One of the most important elements to designing a valuable practice plan is deciding what core basketball elements you’ll concentrate on. So when deciding between basketball practice warm up drills, it’s important for a coach to know where the focus will be. Getting your players warmed up and ready to compete needs to happen at the start of every practice. So why not use that segment to instill core elements to your offense and defense?
Many practices begin with traditional layup lines and jump shots. But how often are the players simply going through the motions of those drills? Installing the right warm up drills will vastly improve the efficiency of your practice.
Basketball Practice Warm Up Drills: Argentina Passing
Coaches always love drills that do double duty. When a drill that incorporates multiple basketball elements can be used, it helps maximize the value of that practice segment. Drills that develop specific skills and other elements like conditioning and/or communication are inherently more valuable than single-focus drills.
Argentina Passing sports that layered value because players progressing through the drill develop their passing skills, as well as hand-eye coordination, communication and conditioning. Passing drills in general get players mentally focused, and this one gets them moving as well.
Eight players start on the court for this basketball practice warm up drill. Each player stands partnered with the teammate directly across or diagonally across from them in the half court. The two balls start with the center players and those players pass to their right. Immediately after a player passes, they cut across the court and exchange places with their partner.
This drill rises above a normal passing drill because the players are sprinting through once they’ve made their pass. Players must concentrate on the catch, using a reverse pivot to open their hips on the catch.
Passes exclusively run to one side, meaning the players are always either passing to the right or the left. Coaches can focus on specific pass types. Coaches can also reverse the drill after a set amount of time.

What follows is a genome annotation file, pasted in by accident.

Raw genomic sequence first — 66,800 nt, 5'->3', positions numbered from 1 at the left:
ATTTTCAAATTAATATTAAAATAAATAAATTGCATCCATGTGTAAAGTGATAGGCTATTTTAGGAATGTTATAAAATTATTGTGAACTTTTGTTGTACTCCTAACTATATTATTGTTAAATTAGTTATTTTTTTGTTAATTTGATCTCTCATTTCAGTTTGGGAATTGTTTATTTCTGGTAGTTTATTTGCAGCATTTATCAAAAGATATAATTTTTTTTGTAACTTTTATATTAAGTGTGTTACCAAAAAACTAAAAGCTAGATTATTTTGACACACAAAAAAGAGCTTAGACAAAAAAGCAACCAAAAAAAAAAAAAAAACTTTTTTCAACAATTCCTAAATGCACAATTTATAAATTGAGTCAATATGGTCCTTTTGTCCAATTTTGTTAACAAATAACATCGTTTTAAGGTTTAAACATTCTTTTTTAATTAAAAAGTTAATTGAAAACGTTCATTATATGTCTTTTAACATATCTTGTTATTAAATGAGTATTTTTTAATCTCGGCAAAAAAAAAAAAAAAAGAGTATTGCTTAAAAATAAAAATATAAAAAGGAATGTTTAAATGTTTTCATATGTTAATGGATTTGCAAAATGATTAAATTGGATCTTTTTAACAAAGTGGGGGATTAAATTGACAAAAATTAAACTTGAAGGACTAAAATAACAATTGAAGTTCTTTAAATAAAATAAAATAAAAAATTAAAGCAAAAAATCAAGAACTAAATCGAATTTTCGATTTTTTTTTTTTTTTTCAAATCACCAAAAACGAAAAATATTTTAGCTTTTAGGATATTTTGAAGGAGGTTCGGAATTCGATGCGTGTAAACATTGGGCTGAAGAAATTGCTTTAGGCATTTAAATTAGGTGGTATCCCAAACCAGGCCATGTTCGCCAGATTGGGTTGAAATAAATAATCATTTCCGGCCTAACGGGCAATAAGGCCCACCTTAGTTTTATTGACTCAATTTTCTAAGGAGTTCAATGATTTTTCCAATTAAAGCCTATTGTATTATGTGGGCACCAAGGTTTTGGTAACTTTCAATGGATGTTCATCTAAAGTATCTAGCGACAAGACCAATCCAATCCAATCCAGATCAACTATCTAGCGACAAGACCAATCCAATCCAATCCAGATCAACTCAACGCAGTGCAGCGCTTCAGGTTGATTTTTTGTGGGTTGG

Players work on passing, foot work, communication and conditioning through the drill.
Basketball Practice Warm Up Drills: Star Passing
Star Passing is common one in many gyms, but this version of the drill incorporates the necessary element of finishing with a made basket. This doubles well not only as a basketball practice warm up drill, but also as a game warm up.
The drill begins with players arrayed in a star across the half court. The ball starts with the line under the basket. There are lines in the corners, as well as on the wings.
The first pass goes from under the basket to the left wing. The passer follows their pass and joins the end of that line. From there, the left wing passes to the right corner and follows. Right corner makes a baseline pass to the left corner and follows.
The final move in this initial turn through the drill involves the left corner feeding the player that cuts from the right wing. That player receives the pass and finishes the turn with a layup.
Variations of the drill can incorporate a number of additional basketball elements. Coaches can require that the ball never hits the floor. They can reverse the flow of the drill to work on left-hand layups. Coaches can have a defender waiting at the rim to challenge the finisher. The list goes on an on.
Basketball Practice Warm Up Drills: Pivot Passing
The final basketball practice warm up drill here is called Pivot Passing. While this drill remains a staple at the youth level, there are practical elements here that can be incorporated into the practice plan of more advanced teams.
This drill stresses the specific development basic footwork. Players pair off and stand in four lines. If the players start on the baseline, they explode out with an attack dribble to the free throw line extended area. From there, the players jump stop, reverse pivot then pass to their partner at the baseline. The partner receives the pass an immediately explodes into the dribble.
The reverse pivot helps practice creating space, a necessary skill for any level of player. Coaches can layer shot fakes, step throughs, rips, etc. Change the specific pivot foot for the players and force them to adjust. Even the most athletic players may struggle with this seemingly basic drill because it layers specific movements and does so quickly.
Related: Youth Player Development and Practice Planning
High School Hoops Podcast:
Ep. 39: Coach Steger, 3 Favorite Practice Drills
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